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PANAMA project logo


PI: Dr Joanna Renshaw
The PANAMA facility, based in the Scottish Centre for the Application of Plasma Accelerators (SCAPA) will provide state-of-the-art characterization and testing capabilities for nuclear materials from across the nuclear sector, from new build and fuel development and manufacture, to decommissioning, waste management and geological disposal.
Radiation shielding door

Radiation shielding concrete door to Bunker A in SCAPA

© Dept of Physics, University of Strathclyde


Capabilities being developed at PANAMA include:

  • X-ray and γ-ray Computed Tomography (X-CT/γ-CT)
  • γ-radiography imaging
  • X-ray Absorption Spectroscopy (XAS)
  • X-ray Diffraction
  • Time-resolved diffraction & spectroscopy
  • Radiation damage (particle beams, including protons and 4He ions)
  • Pump-probe on radiation damage combining particle beams with diffraction / spectroscopy / imaging.
Plasma wakefield simulation

Computer simulation of a micrometer-scale intense X-ray source (small bright blob to the left of centre) created in a laser-plasma accelerator

© Dept of Physics, University of Strathclyde

Laser-driven plasma accelerators derive their energy from a high intensity laser (generally a Ti:sapphire laser) that irradiates a low density plasma target with femtosecond light pulses. The light pulses produce a density wake in plasma thus separating the charge to produce accelerating fields 1000 times stronger than possible in conventional accelerators. The resulting self-injected electrons form ultra-short duration bunches, which can directly produce THz radiation, X-rays or gamma rays up to 10 MeV or through interacting with a secondary target or counter-propagating laser beam produce 100s MeV photons. Radiation produced in laser-plasma interactions include: electrons, muons, protons, neutrons and light ion beams, and electromagnetic radiation pulses from the IR to gamma rays. 

The SCAPA facility uses two state of-the-art Ti:sapphire lasers: a 40 TW (1.4 J, 35 fs; at 10 Hz) and a 350 TW (8.75 J, 25 fs; at 5 Hz) system, to generate:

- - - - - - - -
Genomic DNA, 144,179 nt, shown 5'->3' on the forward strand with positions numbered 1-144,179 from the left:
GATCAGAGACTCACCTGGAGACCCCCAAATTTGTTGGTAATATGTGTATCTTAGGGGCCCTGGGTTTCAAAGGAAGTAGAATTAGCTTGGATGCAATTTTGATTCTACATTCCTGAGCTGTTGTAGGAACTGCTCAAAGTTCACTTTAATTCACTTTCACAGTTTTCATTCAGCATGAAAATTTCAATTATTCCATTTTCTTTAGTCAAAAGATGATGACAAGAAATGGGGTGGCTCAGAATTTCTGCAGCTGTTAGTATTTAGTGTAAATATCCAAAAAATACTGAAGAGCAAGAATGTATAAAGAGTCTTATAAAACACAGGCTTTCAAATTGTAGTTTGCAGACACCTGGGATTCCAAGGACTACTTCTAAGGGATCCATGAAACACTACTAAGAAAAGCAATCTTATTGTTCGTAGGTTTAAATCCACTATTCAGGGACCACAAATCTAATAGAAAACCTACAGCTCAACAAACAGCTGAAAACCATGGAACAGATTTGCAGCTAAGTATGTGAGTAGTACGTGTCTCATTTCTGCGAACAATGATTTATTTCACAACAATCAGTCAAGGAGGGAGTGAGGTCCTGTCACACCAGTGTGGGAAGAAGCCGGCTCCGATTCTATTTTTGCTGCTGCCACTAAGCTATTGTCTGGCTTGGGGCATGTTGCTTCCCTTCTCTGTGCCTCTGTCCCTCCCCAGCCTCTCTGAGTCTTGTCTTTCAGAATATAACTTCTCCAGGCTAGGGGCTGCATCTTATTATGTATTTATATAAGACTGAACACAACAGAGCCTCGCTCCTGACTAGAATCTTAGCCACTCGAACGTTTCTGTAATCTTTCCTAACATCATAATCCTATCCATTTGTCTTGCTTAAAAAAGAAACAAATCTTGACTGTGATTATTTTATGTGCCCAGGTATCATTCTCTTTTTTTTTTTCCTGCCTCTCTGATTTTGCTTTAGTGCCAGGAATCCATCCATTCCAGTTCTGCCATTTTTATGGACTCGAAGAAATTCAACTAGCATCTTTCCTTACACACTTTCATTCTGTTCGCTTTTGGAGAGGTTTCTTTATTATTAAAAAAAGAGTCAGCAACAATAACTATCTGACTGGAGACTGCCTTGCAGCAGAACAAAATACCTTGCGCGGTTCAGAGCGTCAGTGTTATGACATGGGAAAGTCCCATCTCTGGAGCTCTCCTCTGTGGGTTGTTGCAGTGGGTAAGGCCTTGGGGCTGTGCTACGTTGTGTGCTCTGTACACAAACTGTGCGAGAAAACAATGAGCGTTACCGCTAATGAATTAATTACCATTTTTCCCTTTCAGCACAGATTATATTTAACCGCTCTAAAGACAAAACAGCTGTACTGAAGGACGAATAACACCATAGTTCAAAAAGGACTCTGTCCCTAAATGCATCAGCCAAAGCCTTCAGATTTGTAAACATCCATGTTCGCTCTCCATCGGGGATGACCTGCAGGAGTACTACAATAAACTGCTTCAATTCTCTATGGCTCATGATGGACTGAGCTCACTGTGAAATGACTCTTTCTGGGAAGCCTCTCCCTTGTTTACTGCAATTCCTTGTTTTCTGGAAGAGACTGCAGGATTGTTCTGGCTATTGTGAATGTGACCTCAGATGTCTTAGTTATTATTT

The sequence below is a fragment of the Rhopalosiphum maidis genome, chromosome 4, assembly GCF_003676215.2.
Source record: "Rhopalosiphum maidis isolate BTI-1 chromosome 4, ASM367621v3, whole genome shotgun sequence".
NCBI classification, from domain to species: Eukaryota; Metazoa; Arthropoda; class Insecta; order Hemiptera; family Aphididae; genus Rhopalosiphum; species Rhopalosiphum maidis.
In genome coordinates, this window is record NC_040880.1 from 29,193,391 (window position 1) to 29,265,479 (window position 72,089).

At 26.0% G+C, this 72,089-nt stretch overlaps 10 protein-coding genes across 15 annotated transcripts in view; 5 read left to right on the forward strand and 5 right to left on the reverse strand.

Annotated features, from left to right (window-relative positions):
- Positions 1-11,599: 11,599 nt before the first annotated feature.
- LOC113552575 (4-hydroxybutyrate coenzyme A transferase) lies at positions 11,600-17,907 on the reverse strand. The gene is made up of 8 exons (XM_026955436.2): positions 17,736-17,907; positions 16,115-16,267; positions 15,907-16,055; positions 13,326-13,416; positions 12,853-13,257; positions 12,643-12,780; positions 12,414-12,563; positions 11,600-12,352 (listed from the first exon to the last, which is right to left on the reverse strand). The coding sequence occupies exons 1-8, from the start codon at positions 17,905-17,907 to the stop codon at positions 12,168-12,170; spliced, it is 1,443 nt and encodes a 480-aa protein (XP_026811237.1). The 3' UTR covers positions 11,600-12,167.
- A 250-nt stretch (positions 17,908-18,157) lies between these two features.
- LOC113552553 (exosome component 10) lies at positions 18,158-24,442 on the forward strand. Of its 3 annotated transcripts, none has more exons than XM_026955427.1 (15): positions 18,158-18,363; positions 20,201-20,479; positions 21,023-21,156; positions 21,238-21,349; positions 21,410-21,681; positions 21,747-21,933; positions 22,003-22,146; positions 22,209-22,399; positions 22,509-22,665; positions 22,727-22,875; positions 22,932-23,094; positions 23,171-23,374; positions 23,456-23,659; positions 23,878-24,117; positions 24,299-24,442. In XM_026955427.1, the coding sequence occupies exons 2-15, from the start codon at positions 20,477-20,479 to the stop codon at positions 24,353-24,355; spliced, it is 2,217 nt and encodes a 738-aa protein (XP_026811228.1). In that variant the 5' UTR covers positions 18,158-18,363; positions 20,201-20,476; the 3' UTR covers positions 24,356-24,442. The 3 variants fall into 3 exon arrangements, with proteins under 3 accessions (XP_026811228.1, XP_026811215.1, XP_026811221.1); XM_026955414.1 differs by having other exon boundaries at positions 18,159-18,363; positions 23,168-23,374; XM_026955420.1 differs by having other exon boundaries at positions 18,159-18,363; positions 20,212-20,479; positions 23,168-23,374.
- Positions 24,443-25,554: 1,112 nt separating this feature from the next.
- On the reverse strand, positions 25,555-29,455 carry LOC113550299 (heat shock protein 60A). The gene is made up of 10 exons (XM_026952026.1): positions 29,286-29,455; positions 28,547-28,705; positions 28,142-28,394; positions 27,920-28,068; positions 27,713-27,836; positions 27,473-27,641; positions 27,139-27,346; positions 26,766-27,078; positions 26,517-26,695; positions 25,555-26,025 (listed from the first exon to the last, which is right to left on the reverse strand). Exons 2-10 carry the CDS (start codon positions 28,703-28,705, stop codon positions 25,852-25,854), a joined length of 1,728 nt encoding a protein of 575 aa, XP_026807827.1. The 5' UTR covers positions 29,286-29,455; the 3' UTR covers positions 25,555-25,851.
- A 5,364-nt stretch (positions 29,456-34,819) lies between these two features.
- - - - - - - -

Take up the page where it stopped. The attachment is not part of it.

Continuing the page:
Radiation pulses:
  • High brightness THz and infra-red radiation; 
  • Partially coherent betatron (plasma wiggler) radiation in the X-ray to γ-ray (10s of MeV) range;
  • Coherent radiation from a free-electron laser (FEL) in the VUV- X-ray (sub-nm) range.
Particle beams:
  • Monoenergetic electron beams of energy 100 MeV – 4 GeV;
  • Proton and light ion beams of energy up to 100 MeV/c.
Image of beamline

Laser wakefield accelerator beamline A2 in Bunker A, SCAPA

© Dept of Physics, University of Strathclyde


At the PANAMA beamline, these SCAPA capabilities will be exploited for advanced materials characterization. The high energy range of the produced X- and γ-rays (100s of keV to MeV) can penetrate very dense (or very large) materials for detailed imaging of such materials. Additionally, the ultrashort duration of the high intensity hard X-ray pulses (e.g. 7-20 keV) can be utilized for time-resolved diffraction and spectroscopy at ultrashort timescales. Perhaps most important, the flexibility of the X- and γ-rays produced and the possibility to (nearly) simultaneously produce particle beams enables combining imaging, spectroscopy or diffraction with radiation damage on the same sample to enable in-situ real-time observations of the precise mechanism of damage relevant to the nuclear energy sectors, including structural materials, waste matrices, and cladding. 

A new dedicated active lab will also enable safe manipulations of radioactive samples, including subsequent analysis at the PANAMA beamline.


PANAMA is scheduled to be available for external users under the NNUF access scheme from Autumn 2023 (for the X-CT in the first instance). Please do reach out to the PANAMA team, to start discussing access, at any point.

Prior to access through the NNUF scheme the PANAMA team is commissioning the various techniques enabled by plasma-based accelerators (including XAS, XRD and particle beams). Please reach out to the PANAMA team if interested in working with us during the commissioning stage to optimise these techniques for samples / research of interest to the nuclear sectors.




Text © University of Strathclyde. (PANAMA logo © Pieter Bots).